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  4. Oh yes, the solace in poetry - in reading it, in hearing it, in writing it. I feel very blessed that I've been able to get tickets to go hear Billy Collins read on Tuesday evening with Seamus Heaney. - My two favourite poets, both with such voices! Thanks for the little preview!

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  5. Dear friend--I always come to your blog to feed my soul those wonderful appetizers of poetry and your thoughts, sorta like bruchetta or cucumber sandwiches. I loved the Billy Collins poem and now I don't feel quite so despicable when I have to re-read my parents' obits because I can't remember the exact date they passed.
    Thank you for this post!
    p.s. My cosmos are brave but struggling :O)

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  6. A few things:

    I think your source of solace is healthier and more sustaining than a casino. I'll have to get back to creeks around here.

    James Wright and Richard Hugo went to the University of Washington together and were good friends. Hugo wrote about their friendship and what he had to endure to remain friends with James Wright.

    "A Blessing" is one of those poems that has not only lived with me for over thirty years, I can remember exactly where I was the first time I heard it, who read it, and how blown away I was. (Whitworth College, Phil Eaton reading it in Core 150)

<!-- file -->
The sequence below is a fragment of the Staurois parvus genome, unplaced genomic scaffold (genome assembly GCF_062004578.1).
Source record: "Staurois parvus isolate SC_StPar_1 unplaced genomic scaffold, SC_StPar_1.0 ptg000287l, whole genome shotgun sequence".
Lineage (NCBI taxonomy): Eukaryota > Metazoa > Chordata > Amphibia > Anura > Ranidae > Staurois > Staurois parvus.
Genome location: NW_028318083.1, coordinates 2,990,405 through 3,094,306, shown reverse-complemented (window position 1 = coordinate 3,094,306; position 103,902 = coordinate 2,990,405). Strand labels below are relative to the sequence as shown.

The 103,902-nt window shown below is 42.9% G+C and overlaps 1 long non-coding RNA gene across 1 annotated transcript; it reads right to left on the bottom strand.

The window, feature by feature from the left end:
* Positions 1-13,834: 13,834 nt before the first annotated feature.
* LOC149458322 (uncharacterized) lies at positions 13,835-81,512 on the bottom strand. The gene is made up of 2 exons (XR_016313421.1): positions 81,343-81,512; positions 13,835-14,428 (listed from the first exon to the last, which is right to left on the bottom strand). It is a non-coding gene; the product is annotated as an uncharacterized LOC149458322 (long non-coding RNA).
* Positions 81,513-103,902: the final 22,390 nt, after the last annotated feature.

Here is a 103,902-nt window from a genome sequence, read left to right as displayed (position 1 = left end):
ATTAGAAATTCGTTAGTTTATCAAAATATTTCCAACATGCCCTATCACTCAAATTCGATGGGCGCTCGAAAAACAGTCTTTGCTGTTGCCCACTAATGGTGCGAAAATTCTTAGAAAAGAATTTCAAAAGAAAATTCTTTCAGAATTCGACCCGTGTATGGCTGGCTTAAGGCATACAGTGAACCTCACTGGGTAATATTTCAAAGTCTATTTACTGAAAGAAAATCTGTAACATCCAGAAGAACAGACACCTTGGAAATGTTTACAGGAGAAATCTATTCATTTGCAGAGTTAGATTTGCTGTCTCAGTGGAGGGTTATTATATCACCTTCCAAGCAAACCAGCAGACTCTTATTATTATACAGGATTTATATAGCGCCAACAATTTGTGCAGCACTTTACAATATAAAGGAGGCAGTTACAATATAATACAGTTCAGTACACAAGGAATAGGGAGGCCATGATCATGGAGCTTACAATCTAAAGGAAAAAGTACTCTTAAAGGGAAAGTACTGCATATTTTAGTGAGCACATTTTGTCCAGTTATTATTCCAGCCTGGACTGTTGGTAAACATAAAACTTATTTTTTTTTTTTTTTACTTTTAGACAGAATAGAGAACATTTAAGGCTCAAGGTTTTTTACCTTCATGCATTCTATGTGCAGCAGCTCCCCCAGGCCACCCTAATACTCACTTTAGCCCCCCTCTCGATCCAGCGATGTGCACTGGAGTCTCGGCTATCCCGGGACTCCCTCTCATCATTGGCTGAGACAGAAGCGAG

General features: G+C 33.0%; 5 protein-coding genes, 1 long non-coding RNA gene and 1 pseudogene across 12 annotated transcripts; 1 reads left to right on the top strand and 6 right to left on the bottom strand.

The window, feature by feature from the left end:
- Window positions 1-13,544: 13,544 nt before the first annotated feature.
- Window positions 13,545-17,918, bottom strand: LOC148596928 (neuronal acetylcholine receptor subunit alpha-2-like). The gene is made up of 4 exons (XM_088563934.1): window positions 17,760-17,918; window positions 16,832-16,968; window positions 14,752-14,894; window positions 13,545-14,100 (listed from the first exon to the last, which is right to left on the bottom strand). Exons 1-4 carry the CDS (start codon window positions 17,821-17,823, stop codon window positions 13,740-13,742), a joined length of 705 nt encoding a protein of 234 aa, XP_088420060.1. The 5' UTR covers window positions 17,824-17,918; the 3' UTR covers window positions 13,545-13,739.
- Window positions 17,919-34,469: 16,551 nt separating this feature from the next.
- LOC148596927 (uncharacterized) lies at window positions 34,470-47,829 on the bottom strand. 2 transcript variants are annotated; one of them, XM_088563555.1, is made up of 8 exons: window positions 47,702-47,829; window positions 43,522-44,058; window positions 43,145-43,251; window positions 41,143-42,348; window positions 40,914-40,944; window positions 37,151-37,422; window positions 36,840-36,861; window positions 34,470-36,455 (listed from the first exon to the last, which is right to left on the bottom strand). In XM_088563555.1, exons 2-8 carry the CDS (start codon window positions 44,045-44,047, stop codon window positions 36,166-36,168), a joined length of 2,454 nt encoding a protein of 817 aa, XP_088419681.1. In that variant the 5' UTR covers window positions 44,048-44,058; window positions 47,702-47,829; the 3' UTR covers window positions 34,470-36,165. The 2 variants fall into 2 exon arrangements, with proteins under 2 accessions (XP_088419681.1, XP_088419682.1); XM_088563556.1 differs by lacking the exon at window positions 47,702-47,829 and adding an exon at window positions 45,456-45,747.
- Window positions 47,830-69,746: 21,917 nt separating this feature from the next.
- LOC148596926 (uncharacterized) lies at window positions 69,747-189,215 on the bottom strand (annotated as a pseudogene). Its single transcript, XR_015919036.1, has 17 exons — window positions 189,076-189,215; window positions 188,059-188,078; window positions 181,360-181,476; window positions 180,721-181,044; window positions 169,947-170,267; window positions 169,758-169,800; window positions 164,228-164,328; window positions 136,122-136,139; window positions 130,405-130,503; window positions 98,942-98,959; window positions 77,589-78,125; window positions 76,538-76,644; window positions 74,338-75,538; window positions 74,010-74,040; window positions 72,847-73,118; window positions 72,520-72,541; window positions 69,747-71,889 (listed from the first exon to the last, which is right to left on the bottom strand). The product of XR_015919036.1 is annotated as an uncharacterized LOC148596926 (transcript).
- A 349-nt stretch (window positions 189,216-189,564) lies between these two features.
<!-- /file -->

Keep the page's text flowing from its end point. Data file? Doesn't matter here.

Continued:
Likewise, I remember exactly where I was when I first heard David Wagoner read his poem "Lost".
    It's a poem I've come back to countless times for its beauty and for its insight. It's a poem Eileen (my first wife) and loved together. We heard Wagoner read it at EWU during the spring semester of our sophomore year at NIC (1974).

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  7. Billy Collins is a favorite - he has a wonderful take on life, everyday things and lost causes. He's a pleasure to listen to, as well. Enjoyed reading/exploring your post!

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  8. i so enjoyed the billy collins reading - i enjoy poetry so much more when i hear it read - i find i'm able to absorb it better that way --- very nice post!!!

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  9. What a thoughtful and lovely mix of images and poetry I found here. Solace comes from sharing writings like these. Thank you!